New sales back down to earth at Dubai airshow
This year’s show might have a ‘record set for lack of sales’
The Dubai Airshow took off Sunday to a slow start amid expectations for a record low in sales as the Gulf’s main airlines have already placed large orders with major manufacturers.
“Due to large previous orders, the total show order tally this year will be much less than years prior,” said Ben Moores, senior analyst at IHS Aerospace, Defence & Security.
Organisers say the last edition of Dubai Airshow generated business of up to $200 billion (185 billion euros), with orders for planes in the first few hours topping $162.6 billion, beating the show’s previous record of $155 billion set in 2007.
But this year’s show might have a “record set for lack of sales,” Moores said.
There is currently an order backlog of 750 widebody aircrafts for the Gulf region, so it is unlikely that further orders will be made, he said.
Over 1,100 exhibitors from more than 60 countries are taking part in the biennial fair.
They include major aircraft makers Airbus and Boeing, which continue to compete for a larger chunk of orders from the ever-growing air travel sector in the Gulf region.
Dubai’s Emirates along with Abu Dhabi’s Etihad and Qatar Airways -- the Gulf Three already have a long list of orders placed with the U.S. and European rivals, Boeing and Airbus.
No big news
Some of those carriers have made it clear that they do not intend to make major announcements at Dubai Airshow.
James Hogan, the chief of Abu Dhabi’s fast-growing Etihad, said earlier this year that his company has made enough orders to cover its expansion plans to 2040.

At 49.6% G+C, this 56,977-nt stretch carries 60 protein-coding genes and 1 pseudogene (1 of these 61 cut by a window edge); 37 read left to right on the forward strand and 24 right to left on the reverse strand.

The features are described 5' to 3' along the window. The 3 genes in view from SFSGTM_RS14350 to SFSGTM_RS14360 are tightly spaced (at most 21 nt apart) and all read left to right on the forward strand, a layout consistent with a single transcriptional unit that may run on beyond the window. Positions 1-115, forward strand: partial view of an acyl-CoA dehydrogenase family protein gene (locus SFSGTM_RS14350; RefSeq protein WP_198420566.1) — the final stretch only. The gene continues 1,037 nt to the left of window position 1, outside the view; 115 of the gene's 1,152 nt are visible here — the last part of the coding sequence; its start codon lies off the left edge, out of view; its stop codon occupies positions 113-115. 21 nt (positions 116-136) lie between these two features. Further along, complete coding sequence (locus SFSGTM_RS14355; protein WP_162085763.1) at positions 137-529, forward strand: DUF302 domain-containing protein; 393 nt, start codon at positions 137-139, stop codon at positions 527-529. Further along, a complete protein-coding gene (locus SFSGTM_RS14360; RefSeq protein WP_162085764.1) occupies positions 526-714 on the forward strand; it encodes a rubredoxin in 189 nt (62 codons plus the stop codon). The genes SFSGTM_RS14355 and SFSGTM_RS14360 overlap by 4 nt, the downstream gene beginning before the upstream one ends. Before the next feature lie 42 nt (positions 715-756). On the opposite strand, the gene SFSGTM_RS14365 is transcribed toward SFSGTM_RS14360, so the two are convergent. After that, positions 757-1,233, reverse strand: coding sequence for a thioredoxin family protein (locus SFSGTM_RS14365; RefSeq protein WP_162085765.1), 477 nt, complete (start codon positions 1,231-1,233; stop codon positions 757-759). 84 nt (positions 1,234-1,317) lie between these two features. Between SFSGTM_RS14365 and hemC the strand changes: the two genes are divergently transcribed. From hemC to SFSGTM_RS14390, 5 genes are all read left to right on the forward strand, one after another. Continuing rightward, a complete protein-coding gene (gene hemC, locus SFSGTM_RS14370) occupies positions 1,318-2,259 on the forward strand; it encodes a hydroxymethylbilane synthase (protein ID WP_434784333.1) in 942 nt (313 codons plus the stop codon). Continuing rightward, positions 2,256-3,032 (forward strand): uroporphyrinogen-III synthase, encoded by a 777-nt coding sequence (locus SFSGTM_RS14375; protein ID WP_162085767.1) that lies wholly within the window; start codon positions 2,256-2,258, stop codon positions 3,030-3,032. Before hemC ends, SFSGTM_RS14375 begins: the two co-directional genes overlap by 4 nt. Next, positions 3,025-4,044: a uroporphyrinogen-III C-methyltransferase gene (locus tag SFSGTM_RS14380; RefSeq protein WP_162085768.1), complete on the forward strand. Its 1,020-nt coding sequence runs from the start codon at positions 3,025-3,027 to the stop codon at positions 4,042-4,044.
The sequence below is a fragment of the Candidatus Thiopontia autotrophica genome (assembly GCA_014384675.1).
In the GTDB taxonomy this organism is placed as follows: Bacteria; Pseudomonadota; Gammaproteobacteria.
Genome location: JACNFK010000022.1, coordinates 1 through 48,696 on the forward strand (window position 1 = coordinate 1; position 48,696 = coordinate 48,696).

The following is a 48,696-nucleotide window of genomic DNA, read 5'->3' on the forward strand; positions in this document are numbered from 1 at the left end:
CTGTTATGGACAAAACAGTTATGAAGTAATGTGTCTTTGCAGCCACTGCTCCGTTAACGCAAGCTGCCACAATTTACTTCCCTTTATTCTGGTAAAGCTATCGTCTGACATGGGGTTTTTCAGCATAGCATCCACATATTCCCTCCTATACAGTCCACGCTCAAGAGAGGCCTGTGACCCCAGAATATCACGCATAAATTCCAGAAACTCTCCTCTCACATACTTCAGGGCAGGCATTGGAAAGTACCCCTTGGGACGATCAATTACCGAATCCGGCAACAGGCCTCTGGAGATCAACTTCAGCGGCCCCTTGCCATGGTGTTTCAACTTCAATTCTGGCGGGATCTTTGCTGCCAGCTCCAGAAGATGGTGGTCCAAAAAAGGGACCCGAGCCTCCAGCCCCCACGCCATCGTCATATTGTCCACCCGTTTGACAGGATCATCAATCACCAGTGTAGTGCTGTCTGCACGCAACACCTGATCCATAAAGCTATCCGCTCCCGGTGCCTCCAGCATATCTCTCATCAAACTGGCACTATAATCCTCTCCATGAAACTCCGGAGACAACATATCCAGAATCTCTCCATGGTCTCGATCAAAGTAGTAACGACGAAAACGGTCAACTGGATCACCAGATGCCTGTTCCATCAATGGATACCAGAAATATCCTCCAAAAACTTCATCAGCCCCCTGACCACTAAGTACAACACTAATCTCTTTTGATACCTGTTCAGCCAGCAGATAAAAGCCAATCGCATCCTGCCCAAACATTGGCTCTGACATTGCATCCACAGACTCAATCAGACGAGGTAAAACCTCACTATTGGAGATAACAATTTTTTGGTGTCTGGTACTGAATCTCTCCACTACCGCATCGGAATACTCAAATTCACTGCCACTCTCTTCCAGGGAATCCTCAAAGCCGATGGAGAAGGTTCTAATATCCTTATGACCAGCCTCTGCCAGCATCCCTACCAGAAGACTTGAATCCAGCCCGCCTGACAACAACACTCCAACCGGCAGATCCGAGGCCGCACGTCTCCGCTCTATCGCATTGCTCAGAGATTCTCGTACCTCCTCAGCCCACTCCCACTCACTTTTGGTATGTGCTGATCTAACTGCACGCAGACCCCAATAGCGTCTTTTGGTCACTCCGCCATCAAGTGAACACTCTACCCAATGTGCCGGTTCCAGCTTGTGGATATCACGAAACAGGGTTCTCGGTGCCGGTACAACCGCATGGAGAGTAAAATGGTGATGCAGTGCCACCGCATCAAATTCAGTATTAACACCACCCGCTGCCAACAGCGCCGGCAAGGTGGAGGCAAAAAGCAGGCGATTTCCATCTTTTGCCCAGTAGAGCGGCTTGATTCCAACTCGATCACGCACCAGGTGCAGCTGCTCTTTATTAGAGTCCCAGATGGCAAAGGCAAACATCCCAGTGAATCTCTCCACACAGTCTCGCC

The airline took delivery in December of the first unit of 10 Airbus superjumbo A380 planes ordered, as well as the first of 72 units of Boeing’s long-haul 787 planes.
Emirates Airline, the largest operator of A380 and Boeing’s 777 widebody, last year finalized an order for 150 new 777 planes, valued at $56 billion at list prices.
Boeing said earlier this month that the Middle East region will require 3,180 planes over the next 20 years, worth $730 billion.
“About 80 percent of the world population lives within an eight-hour flight” from the Gulf region, said Randy Tinseth, vice president for marketing at Boeing Commercial Airplanes.
The Gulf carriers have established their home airports as major hubs for transcontinental travel, drawing accusations from European and American carriers of subsidies giving them unfair competitive advantage.
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